Bruce O’Neill is an assistant professor in the Department of Sociology and Anthropology and in the Center for Intercultural Studies at Saint Louis Unviersity. His ethnographic research explores the social and spatial dimensions of urban inequality, particularly in Bucharest, Romania, where he has conducted fieldwork since 2006. Professor O’Neill’s first book, The Space of Boredom: Homelessness in the Slowing Global Order (Duke University Press, 2017) uses boredom as a window into the cultural politics of displacement from the global economy. His next book project, The Roots of Urbanism, is an ethnography of subterranean Bucharest. With support from the Wenner Gren Foundation, the fieldwork examines the way post-socialist urban life unfolds underground in Metro stations, basements, and cemeteries, for example. Professor O’Neill’s research appears in such journals as Public Culture (27:2), Cultural Anthropology (29:1), Environment and Planning D (28:2), and a special issue of Ethnography (13:4), which he co-edited.
Jon’s research uses traditional classics scholarship, bioarchaeology and digital research methods, to investigate the darker aspects of the ancient world, topics like poverty, disease, slavery and violence. His master’s thesis explored how malaria affected the landscapes of Roman Italy. His dissertation focuses on the archaeology of what some refer to as the “Invisible Romans,” the people with the lowest socio-economic status in Italy, such as slaves and peasants. His other projects include developing effective low-cost 3D modeling techniques for documenting archaeological evidence and using GIS to model ancient travel and exchange. Jon has worked for the Midwest Archaeological Center of the National Park Service, the Archaeological Mapping Lab at the University of Pennsylvania’s Museum of Archaeology and Anthropology, and in Archaeological Collections at the Arizona State Museum. He has participated in archaeological investigations in Italy, Greece, Turkey, Egypt, Mexico, Peru, and at several locations in the United States. In his free time Jon enjoys travel, photography, rambling conversation, excessively long walks and binge watching good TV.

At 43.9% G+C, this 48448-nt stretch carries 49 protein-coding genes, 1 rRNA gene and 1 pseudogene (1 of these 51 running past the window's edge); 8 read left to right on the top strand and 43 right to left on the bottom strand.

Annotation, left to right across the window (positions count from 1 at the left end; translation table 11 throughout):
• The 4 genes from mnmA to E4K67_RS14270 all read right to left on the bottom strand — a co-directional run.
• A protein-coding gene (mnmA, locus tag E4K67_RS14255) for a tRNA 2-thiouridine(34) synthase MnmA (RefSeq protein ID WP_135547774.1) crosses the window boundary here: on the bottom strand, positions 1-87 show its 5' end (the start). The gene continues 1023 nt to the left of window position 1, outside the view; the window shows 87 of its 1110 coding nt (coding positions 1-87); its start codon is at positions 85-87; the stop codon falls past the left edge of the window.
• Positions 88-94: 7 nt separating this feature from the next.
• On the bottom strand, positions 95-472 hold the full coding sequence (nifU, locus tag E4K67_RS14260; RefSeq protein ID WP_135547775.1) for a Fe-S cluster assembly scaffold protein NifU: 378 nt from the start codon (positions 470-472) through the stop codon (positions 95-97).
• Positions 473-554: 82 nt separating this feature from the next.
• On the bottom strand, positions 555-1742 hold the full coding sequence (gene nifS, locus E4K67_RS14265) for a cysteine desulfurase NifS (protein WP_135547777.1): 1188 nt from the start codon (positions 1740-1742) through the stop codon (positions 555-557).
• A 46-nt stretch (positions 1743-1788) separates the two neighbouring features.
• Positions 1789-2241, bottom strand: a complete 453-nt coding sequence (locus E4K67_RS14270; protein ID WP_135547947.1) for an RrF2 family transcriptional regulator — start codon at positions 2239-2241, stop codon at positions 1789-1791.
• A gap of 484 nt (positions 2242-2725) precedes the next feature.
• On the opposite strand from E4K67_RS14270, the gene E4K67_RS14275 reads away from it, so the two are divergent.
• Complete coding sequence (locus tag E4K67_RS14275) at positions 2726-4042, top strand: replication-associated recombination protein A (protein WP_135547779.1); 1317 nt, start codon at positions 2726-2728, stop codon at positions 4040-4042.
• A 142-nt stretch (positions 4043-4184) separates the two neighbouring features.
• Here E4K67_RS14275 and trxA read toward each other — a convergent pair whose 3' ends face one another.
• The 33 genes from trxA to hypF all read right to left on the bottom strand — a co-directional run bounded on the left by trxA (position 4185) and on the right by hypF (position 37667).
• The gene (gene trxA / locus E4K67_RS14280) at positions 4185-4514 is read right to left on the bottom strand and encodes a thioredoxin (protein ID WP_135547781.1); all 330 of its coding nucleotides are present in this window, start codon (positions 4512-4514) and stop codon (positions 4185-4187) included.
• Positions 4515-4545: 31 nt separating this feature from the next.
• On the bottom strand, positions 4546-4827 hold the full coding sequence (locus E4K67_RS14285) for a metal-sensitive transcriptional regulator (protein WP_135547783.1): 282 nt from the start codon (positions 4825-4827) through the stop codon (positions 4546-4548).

I’m a Social Anthropology PhD candidate at the University of Cape Town, South Africa. I also previously worked in journalism as well as at the Health Economics and HIV/AIDS Research Division (HEARD) of the University of KwaZulu Natal, South Africa. As a passionate ethnographer, I am interested in the digital in all its facets: its affordances, ethical entanglements and potential of conflict and polarisation. It is also important to me to encourage the inclusion of a broader range of Humanities scholars to contribute to DH discussions.